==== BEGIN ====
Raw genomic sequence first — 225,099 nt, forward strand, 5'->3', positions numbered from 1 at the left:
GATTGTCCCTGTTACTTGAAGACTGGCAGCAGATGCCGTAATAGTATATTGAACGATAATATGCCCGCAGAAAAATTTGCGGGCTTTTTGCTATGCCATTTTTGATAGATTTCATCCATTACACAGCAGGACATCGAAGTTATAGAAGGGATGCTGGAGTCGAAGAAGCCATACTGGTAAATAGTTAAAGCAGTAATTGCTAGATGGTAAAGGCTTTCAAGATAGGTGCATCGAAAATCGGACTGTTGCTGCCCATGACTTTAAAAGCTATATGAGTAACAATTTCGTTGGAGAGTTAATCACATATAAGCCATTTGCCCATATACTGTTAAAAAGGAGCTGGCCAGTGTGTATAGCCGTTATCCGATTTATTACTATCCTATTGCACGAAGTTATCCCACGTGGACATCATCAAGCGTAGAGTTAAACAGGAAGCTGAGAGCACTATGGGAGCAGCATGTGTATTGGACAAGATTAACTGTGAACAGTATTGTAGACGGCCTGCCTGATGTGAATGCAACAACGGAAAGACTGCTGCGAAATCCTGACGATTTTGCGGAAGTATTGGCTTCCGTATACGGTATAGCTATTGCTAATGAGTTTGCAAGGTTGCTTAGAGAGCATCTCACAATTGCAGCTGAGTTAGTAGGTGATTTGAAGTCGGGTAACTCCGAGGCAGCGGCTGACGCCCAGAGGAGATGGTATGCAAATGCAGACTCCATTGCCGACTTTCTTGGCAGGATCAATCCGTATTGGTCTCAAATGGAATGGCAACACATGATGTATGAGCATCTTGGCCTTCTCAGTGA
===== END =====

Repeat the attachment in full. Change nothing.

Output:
Raw genomic sequence first — 225,099 nt, forward strand, 5'->3', positions numbered from 1 at the left:
GATTGTCCCTGTTACTTGAAGACTGGCAGCAGATGCCGTAATAGTATATTGAACGATAATATGCCCGCAGAAAAATTTGCGGGCTTTTTGCTATGCCATTTTTGATAGATTTCATCCATTACACAGCAGGACATCGAAGTTATAGAAGGGATGCTGGAGTCGAAGAAGCCATACTGGTAAATAGTTAAAGCAGTAATTGCTAGATGGTAAAGGCTTTCAAGATAGGTGCATCGAAAATCGGACTGTTGCTGCCCATGACTTTAAAAGCTATATGAGTAACAATTTCGTTGGAGAGTTAATCACATATAAGCCATTTGCCCATATACTGTTAAAAAGGAGCTGGCCAGTGTGTATAGCCGTTATCCGATTTATTACTATCCTATTGCACGAAGTTATCCCACGTGGACATCATCAAGCGTAGAGTTAAACAGGAAGCTGAGAGCACTATGGGAGCAGCATGTGTATTGGACAAGATTAACTGTGAACAGTATTGTAGACGGCCTGCCTGATGTGAATGCAACAACGGAAAGACTGCTGCGAAATCCTGACGATTTTGCGGAAGTATTGGCTTCCGTATACGGTATAGCTATTGCTAATGAGTTTGCAAGGTTGCTTAGAGAGCATCTCACAATTGCAGCTGAGTTAGTAGGTGATTTGAAGTCGGGTAACTCCGAGGCAGCGGCTGACGCCCAGAGGAGATGGTATGCAAATGCAGACTCCATTGCCGACTTTCTTGGCAGGATCAATCCGTATTGGTCTCAAATGGAATGGCAACACATGATGTATGAGCATCTTGGCCTTCTCAGTGA